Here's a great article in the New York Times about people making leaps of logic and predictions years before they're proven to be real. The main example in the story is how Edgar Allen Poe thought up The Big Bang 70 years before it was proven in science.
In 1848, by then a nationally celebrated poet, Edgar Allan Poe published "Eureka," a 150-page prose poem on the nature and origin of the universe. The work, an overheated grab bag of metaphysics and cosmology, was a flop. A reviewer for Literary World likened it to "arrant fudge." A hundred years later T. S. Eliot summed up the critical consensus. "Eureka," he wrote, "makes no deep impression . . . because we are aware of Poe's lack of qualification in philosophy, theology or natural science."
Of course, Eliot had a point: "Eureka" was the work of an amateur, a backyard stargazer who read astronomy books in his spare time.
But Eliot ï¿½ himself no scientist ï¿½ was underestimating his fellow poet. Eighty years before 20th-century cosmologists hammered out the math, Poe, it turns out, came up with a rudimentary version of contemporary science's best guess for explaining how the universe began.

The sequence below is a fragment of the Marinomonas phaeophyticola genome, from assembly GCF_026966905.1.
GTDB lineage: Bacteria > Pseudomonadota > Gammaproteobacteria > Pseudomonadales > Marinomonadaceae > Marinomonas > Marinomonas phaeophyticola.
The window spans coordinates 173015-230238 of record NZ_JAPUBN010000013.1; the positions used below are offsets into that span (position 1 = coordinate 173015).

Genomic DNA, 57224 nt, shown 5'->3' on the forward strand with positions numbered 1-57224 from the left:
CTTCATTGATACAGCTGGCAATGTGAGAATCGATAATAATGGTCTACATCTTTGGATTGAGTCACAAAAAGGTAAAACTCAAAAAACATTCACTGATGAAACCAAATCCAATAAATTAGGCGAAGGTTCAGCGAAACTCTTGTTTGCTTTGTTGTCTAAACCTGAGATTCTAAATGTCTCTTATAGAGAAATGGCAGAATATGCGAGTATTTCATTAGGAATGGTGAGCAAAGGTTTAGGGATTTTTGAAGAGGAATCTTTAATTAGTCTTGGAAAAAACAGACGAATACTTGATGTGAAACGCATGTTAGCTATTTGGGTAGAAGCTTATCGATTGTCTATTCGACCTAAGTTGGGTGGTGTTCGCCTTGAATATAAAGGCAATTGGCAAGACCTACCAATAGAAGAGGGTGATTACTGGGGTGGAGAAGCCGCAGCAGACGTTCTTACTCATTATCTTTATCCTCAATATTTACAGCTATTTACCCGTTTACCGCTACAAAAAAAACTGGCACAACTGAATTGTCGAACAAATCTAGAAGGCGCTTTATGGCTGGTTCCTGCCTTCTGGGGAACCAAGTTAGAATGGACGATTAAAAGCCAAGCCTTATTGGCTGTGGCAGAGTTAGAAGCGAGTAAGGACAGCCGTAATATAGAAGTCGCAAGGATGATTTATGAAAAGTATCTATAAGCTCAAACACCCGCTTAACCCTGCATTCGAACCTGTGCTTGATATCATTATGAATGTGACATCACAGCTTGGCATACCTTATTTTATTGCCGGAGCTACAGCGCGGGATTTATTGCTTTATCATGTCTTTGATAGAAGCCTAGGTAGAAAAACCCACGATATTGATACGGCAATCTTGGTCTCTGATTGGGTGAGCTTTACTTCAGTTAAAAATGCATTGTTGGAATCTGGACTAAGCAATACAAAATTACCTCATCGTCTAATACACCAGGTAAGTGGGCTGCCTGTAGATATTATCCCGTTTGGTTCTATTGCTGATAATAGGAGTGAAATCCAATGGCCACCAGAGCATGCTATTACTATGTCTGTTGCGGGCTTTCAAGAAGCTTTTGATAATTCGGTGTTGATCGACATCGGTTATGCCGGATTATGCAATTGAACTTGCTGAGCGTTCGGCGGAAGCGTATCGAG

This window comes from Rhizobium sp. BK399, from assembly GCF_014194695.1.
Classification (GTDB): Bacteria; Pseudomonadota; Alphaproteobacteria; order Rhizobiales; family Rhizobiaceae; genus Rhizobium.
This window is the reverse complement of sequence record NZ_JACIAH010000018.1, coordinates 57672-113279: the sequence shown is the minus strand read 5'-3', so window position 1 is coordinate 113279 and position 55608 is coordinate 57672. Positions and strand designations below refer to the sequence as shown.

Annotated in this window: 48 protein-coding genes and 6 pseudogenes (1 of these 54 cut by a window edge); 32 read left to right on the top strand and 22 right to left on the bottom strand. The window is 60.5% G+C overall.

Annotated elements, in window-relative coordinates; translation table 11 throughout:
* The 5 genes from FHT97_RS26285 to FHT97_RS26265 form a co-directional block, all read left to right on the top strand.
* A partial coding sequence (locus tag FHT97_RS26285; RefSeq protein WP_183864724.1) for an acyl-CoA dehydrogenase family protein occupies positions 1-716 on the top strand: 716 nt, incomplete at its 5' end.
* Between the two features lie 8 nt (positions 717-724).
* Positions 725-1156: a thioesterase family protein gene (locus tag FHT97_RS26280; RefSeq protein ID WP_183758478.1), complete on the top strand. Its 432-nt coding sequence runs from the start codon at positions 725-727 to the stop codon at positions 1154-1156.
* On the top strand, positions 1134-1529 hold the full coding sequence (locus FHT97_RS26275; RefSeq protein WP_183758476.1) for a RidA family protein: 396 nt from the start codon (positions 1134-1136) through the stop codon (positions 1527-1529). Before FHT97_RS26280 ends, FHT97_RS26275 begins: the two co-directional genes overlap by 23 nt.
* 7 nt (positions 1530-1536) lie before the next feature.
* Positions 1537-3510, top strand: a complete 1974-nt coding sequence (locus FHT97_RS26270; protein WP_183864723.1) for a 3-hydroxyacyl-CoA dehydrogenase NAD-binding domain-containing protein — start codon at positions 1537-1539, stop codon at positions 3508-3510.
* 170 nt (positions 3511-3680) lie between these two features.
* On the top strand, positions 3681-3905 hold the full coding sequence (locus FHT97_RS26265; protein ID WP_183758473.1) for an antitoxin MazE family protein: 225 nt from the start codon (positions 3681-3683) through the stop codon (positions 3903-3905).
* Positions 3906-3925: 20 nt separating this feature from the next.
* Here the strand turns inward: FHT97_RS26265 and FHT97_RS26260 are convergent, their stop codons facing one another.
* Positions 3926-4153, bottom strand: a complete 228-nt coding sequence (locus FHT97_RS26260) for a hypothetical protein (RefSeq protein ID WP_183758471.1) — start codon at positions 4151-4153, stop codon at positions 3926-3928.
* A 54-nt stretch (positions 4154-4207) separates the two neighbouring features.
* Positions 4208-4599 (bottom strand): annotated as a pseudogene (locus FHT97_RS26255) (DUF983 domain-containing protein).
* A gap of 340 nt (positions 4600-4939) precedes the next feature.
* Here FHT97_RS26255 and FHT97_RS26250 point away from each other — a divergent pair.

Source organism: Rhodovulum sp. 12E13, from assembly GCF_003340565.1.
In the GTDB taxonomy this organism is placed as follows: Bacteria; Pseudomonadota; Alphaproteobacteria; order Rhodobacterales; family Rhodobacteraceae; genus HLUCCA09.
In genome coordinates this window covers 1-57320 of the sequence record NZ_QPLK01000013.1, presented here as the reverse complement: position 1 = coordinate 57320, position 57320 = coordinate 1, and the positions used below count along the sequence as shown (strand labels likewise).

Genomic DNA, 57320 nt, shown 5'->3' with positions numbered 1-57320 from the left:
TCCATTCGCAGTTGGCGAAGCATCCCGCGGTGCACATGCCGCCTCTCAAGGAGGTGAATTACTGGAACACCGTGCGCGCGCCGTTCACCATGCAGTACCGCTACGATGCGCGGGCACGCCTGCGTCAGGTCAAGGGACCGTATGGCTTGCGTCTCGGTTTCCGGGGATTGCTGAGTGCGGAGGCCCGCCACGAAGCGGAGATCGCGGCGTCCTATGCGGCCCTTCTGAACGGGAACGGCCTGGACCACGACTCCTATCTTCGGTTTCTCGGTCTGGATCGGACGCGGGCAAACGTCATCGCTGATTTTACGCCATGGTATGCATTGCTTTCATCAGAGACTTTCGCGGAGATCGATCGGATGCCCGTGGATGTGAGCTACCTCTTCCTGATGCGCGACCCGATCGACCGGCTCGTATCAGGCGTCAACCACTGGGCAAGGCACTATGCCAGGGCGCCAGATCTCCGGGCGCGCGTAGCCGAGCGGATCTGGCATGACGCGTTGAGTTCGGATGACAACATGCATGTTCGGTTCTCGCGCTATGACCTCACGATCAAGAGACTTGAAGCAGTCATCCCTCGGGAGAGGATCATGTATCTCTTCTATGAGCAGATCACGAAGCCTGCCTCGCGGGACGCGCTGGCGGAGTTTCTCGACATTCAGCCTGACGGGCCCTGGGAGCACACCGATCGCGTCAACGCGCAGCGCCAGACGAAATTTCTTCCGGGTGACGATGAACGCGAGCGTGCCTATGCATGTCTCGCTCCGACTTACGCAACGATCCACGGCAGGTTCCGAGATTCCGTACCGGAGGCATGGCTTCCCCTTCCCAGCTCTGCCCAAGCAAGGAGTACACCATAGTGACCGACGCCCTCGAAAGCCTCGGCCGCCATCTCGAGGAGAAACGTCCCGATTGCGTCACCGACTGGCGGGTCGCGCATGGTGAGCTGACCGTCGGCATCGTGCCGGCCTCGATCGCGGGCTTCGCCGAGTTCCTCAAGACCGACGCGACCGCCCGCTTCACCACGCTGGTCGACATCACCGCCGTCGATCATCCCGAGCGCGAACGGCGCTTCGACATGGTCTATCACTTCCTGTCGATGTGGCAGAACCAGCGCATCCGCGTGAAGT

Departing from conventional wisdom of the day, which saw the universe as static and eternal, Poe insisted that it had exploded into being from a single "primordial particle" in "one instantaneous flash."
"From the one particle, as a center," he wrote, "let us suppose to be irradiated spherically ï¿½ in all directions ï¿½ to immeasurable but still to definite distances in the previously vacant space ï¿½ a certain inexpressibly great yet limited number of unimaginably yet not infinitely minute atoms."
And yet Mr. Siegfried raises the tantalizing possibility that valuable scientific ideas may lie outside science, awaiting a mathematical mind to seize on them: Alexander Friedmann, the man credited with inferring the expansion of the universe from Einstein's theory, he notes, loved Poe.
Did Friedmann read "Eureka?" No one seems to know. Nevertheless, Mr. Siegfried speculates, it's quite possible "that Friedmann was conditioned by Poe's imagination to see the true meaning of Einstein's equations, whereas others, Einstein included, did not."
As for Poe, he never doubted that his ideas would eventually get their due. "What I have propounded will (in good time) revolutionize the world of Physical & Metaphysical Science," he wrote to a friend in 1848. "I say this calmly ï¿½ but I say it."
Very cool... I propound (i.e. rant) a lot of things on this blog too... I'm not Poe, but hey, we'll see what happens. ;-)